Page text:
Below is the testimony I gave Monday at Congressman Gosar’s field hearing on the Federal Government’s Land Grab of the West.
I am speaking today in opposition of the proposed executive action to designate nearly 1.7 million acres of land in northern Arizona as the Grand Canyon Watershed National Monument. This executive action would devastate the future growth of Arizona, and have long lasting economic effects on the effecting counties of Mohave and Coconino. Many who grew up in Arizona from the 1950s through the 1970s know about the five C’s. The Five C’s are: Copper, Cattle, Cotton, Citrus and Climate. In the early years of the state, the five C’s were very important for jobs. Agriculture (farming), ranching and mining jobs helped bring people here to work and play. I remind you of this because it holds true today. An economic analysis performed by Tetra Tech estimated the economic potential should industry, such as uranium mining, be allowed to occur on this land, at around $29 billion for Mohave and Coconino Counties. While county taxpayers are still feeling the crunch of the latest economic recession, taking away vital land that could be used for mining and/or certain forms of outdoor recreation and tourism will only derail our economic recovery.
As the federal and state government continues to take privately held lands away from our residents, it becomes harder and harder to create jobs and keep our taxpayers employed. In January of 2000, President Bill Clinton signed a proclamation taking away 1 million acres of land in the Arizona Strip area for the Grand Canyon-Parashant National Monument. That monument is now one of 18 monuments in the state which is more than any other state has. Designating land for a new monument will take away even more land in the Arizona Strip area putting it in the hands of the federal government and away from the taxpaying citizens of this state.
Monument designation will cut off access to everyone from 4-wheelers to mining developers. The Parashant Monument took away mining and greatly reduced tourism to the area that effected not only Arizona but our sister state of Utah as well. We are looking to repeat some of the same mistakes with this new monument as we did with Parashant. We are turning the strip area into a barren waste land.
Our state cannot afford to lose any more land to the federal government. Nearly 50% of the state is now owned by the federal government. Mohave County alone has only 10% private land. Designating another 1.7 million acres to the feds will reduce private ownership even more. Why as a matter of public policy is locking down known natural resources wise? The Parashant Monument has not added to the beauty or economy of our state. The only thing it has done has placed “keep out signs” on the land barring our citizens from making a living or enjoying the land.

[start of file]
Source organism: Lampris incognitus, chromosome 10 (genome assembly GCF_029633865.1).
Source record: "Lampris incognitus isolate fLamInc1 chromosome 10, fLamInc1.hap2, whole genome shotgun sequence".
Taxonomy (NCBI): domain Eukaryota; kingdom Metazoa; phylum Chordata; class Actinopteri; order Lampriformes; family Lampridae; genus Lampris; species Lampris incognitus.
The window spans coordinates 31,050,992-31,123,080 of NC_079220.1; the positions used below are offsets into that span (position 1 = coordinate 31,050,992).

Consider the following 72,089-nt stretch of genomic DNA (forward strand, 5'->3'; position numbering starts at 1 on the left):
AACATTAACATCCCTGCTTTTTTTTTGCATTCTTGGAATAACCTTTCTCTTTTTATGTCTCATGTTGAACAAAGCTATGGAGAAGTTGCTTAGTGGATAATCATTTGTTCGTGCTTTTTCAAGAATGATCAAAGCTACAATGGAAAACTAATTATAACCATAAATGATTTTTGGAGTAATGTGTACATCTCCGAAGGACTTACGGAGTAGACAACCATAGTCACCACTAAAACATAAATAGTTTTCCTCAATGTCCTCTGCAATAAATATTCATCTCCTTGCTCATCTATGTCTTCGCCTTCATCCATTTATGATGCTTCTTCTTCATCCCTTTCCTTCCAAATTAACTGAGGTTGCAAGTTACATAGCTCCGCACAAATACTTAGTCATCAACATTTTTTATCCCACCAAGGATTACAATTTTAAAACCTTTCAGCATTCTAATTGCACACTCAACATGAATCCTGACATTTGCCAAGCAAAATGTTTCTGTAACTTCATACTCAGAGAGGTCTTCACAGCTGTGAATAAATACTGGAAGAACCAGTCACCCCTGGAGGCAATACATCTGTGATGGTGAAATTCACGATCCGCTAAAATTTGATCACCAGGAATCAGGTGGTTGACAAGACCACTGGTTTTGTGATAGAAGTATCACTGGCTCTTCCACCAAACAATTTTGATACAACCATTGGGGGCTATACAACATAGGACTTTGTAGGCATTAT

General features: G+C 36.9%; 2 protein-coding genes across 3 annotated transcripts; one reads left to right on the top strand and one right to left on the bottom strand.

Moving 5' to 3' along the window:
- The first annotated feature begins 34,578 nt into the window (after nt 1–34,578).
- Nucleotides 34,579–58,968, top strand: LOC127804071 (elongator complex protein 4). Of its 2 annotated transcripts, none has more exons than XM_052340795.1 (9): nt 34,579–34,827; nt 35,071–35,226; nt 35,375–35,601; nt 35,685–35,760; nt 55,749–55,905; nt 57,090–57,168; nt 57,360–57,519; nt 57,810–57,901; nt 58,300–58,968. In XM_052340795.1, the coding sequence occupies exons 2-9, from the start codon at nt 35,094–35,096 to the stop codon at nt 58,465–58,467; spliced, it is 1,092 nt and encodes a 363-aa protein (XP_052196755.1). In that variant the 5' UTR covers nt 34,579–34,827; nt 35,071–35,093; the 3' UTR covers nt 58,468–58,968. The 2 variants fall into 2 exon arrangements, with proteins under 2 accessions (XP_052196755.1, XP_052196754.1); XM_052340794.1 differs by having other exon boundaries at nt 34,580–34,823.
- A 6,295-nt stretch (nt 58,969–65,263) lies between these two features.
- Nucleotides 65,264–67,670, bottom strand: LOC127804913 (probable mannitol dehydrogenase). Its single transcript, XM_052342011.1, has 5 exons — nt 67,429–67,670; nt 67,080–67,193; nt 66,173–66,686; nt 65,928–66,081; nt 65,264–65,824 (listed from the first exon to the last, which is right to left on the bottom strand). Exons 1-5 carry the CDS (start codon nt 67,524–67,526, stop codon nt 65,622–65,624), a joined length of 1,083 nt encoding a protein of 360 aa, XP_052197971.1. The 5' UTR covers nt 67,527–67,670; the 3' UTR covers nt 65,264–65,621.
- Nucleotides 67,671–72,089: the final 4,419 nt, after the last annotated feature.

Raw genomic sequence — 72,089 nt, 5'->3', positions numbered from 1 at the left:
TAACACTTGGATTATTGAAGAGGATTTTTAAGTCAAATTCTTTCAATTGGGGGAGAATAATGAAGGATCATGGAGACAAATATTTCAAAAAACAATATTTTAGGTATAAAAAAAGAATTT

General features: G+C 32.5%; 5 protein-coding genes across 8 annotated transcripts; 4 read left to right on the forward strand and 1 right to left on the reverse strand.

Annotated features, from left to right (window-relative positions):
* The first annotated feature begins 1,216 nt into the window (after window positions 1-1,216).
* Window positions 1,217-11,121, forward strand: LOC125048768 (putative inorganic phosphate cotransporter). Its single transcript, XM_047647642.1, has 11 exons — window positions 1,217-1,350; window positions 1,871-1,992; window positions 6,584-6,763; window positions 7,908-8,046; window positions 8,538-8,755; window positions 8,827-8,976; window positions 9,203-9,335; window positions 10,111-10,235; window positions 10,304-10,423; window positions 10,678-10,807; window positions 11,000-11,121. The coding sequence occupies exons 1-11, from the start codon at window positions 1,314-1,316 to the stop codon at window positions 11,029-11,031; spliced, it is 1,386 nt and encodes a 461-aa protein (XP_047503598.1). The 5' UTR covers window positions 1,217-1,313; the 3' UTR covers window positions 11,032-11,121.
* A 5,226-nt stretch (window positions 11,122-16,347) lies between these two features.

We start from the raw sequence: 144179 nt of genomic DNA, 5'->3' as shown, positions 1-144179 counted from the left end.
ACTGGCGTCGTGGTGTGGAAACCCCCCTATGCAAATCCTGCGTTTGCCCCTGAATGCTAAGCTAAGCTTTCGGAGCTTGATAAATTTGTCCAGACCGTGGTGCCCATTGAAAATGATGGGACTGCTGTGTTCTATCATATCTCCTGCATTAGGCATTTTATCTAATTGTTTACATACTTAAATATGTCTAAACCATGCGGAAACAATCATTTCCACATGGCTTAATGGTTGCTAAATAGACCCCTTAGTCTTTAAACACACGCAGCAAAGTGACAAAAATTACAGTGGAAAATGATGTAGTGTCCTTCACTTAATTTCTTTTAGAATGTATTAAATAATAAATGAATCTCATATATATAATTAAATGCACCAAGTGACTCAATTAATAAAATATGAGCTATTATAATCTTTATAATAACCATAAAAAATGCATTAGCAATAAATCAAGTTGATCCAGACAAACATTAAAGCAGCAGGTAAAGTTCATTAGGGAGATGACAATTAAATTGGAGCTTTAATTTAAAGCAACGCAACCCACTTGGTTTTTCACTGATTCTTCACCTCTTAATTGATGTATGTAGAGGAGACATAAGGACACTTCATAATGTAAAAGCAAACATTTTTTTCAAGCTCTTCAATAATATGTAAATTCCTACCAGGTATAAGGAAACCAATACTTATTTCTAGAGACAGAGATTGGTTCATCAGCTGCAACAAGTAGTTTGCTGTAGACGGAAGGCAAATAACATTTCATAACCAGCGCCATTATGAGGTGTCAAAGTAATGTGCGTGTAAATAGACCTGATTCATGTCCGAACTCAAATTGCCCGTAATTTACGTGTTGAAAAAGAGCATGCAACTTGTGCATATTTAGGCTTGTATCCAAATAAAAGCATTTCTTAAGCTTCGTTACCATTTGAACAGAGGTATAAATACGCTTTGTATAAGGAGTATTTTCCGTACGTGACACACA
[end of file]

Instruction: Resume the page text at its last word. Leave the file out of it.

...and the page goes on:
Protecting our lands can be enhanced with current mining operations and off roaders who want to preserve our lands for future generations to experience. Working together will protect the land far better than no trespassing signs. Allowing economic development on this land would be a great benefit to both the state and Mohave County. It is estimated that allowing uranium mining in this area would create more than a thousand jobs directly related to mining operations, and many more jobs would be created as a result of the economic activity associated with the mining. Designating this land as a national monument will take away this economic opportunity for the taxpayers of Mohave County and an estimated $40 million annually in payroll.
Removing public access to this land also does nothing to protect our watershed. Our watershed has been threatened over the past 15 years due to extreme drought conditions and without the necessary tools provided by certain industries, the watershed will continue to be depleted with no remedies to protect the well-being of our citizenry. Water has always been a critical issue in the southwest and we continue to find ways to reduce consumption and recycle wherever possible. This designation will make it more difficult for state and local governments to find the means necessary to ensure our citizens have a continued water supply.
Arizona also faces some of the worse wildfires seen across the U.S. This designation proposes to enclose the entire Kaibab forest, and would prohibit land owners in the area and the U.S. Forest Service from taking the necessary measures to protect private property and the beauty of the Kaibab Nation Forest from the threat of wildfires. The Yellowstone fire of 1987 is the perfect example of what can happen when the federal government has control of the land surrounding our natural forests. The Yellowstone fire destroyed 500,000 acres of the National Park system due to the federal government’s philosophy that letting the forest burn was better than maintaining it.
Furthermore, designating this land as a national monument goes against the Arizona Wilderness Act of 1984. This act specified certain areas of the region for multi-purpose use. Designating this land as a monument is ignoring this historical agreement and taking away this valuable land from the taxpayers. If we all work together, we can find was to preserve the natural beauty of this land while at the same time keeping it open for future generations to enjoy.